Neil Marshall is amongst the best “fan made good” genre directors working today. Over the last decade and a half, he’s established himself as a gifted and savvy director in film – The Descent, Centurion – as well as on television with episodes of shows like Game Of Thrones and Constantine. He made his feature film debut in 2002 with Dog Soldiers and the result showed that he was already comfortable enough with the conventions of genre to subvert them while blending different types of stories.
Dog Soldiers combines tough-guy military fare with the werewolf film. The heroes are a platoon out on a field maneuver in the Scottish countryside. The leader is experienced career soldier Sgt. Wells (Sean Pertwee) and his star pupil is Pvt. Cooper (Kevin McKidd), who opted out of the special forces after a test that pushed him too far. In short order, the group is attacked by werewolves and are forced to hole up in a house with special forces commander Capt. Ryan (Liam Cunningham) and reclusive local Megan (Emma Cleasby). As they fight their way to daylight, the plot twists pile up alongside the attacks.
The resulting film hits the right balance between acknowledging its influences and doing something interesting with them. The script, penned by Marshall himself, incorporate elements from films as diverse as Southern Comfort (soldiers on a maneuver gone wrong) and Straw Dogs (a house siege involving pans of boiling water!) yet it manages to avoid simply repeating motifs from these films. Instead, Marshall constructs his plot in a way where it keeps unfolding throughout its running time as well as adding new textures to the characterizations.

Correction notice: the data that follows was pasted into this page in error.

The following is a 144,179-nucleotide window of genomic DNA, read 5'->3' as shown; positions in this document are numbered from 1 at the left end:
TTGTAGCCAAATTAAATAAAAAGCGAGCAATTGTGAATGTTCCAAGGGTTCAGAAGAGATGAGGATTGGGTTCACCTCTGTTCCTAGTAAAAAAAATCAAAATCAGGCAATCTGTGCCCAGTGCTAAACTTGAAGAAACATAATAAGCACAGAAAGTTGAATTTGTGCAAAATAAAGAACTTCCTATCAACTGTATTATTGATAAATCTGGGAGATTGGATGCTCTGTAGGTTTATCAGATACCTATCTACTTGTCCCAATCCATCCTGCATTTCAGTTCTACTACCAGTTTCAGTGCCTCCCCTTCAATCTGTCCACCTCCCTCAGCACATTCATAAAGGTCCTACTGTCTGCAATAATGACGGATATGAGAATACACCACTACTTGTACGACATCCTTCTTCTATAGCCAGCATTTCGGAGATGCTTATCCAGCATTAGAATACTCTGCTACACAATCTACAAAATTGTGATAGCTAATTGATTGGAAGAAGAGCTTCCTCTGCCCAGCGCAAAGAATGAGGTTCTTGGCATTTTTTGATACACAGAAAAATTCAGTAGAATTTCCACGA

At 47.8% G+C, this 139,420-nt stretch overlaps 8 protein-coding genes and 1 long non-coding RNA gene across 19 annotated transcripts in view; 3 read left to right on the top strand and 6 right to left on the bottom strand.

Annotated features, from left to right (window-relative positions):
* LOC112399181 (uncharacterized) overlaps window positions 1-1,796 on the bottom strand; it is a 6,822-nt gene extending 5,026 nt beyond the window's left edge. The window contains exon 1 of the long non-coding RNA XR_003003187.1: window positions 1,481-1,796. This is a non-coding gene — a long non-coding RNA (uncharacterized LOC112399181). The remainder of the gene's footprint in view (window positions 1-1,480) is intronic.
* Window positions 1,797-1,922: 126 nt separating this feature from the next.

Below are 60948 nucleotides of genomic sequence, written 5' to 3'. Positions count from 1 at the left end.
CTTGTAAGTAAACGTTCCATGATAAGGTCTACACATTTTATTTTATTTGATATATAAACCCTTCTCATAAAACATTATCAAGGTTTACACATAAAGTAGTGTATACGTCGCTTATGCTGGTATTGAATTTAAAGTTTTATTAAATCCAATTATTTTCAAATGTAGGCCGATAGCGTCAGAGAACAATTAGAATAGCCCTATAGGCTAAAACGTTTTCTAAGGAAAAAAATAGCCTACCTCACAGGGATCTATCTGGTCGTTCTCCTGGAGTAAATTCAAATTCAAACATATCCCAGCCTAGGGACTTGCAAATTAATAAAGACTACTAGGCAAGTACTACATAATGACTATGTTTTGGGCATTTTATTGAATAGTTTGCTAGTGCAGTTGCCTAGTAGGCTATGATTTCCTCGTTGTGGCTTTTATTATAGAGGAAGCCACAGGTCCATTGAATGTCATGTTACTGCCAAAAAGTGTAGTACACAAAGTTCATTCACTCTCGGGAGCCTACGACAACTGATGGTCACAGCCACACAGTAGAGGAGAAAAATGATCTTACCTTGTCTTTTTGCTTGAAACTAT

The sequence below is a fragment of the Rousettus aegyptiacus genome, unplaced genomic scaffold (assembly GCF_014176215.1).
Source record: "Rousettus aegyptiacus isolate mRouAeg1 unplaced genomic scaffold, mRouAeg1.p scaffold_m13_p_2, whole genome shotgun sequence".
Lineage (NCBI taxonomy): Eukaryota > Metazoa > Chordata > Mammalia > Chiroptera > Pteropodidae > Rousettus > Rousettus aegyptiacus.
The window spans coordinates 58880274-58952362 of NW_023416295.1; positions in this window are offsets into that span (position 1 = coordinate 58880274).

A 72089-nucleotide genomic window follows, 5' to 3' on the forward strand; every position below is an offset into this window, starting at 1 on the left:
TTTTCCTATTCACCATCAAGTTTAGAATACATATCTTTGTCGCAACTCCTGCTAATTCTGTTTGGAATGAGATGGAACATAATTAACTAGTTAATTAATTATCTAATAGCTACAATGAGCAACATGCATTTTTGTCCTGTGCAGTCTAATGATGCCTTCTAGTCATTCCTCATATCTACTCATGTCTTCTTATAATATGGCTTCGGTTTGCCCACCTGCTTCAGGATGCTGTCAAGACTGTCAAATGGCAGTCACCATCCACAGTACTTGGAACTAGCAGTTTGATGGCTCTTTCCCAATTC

Marshall also shows a nice confidence behind the camera. He uses the mixture of fast editing and handheld camerawork that a lot of modern directors favor but does so in a way that is more thought-out, using the style to build tension and modulate the rhythms of the onscreen action. Along the way, he creates some memorable setpieces – the best might be a pair that involve a barn – that mix suspense and action beats in a way that pays off the promise of the film’s action/horror hybrid premise.
Another nice aspect of Dog Soldiers is that its characterizations find fresh angles on familiar archetypes, giving the actors something to do beyond just being cannon fodder. McKidd and Pertwee play their stoic hero roles well, adding greater depth to this archetype because Marshall gives them backstories to invest in. Cunningham underplays his megalomaniacal military man role well, responding to the subtle textures of the characterization, and Cleasby benefits from a strong variation on the token female role, with the storyline giving her interesting dimensions to reveal throughout the film.
In short, Dog Soldiers is an excellent feature debut, one that shows the promise and well-honed genre chops that Marshall has continued to develop throughout his subsequent career. Any budding genre filmmakers looking to blur genre lines should check out this film as a sturdy example of how it can be done.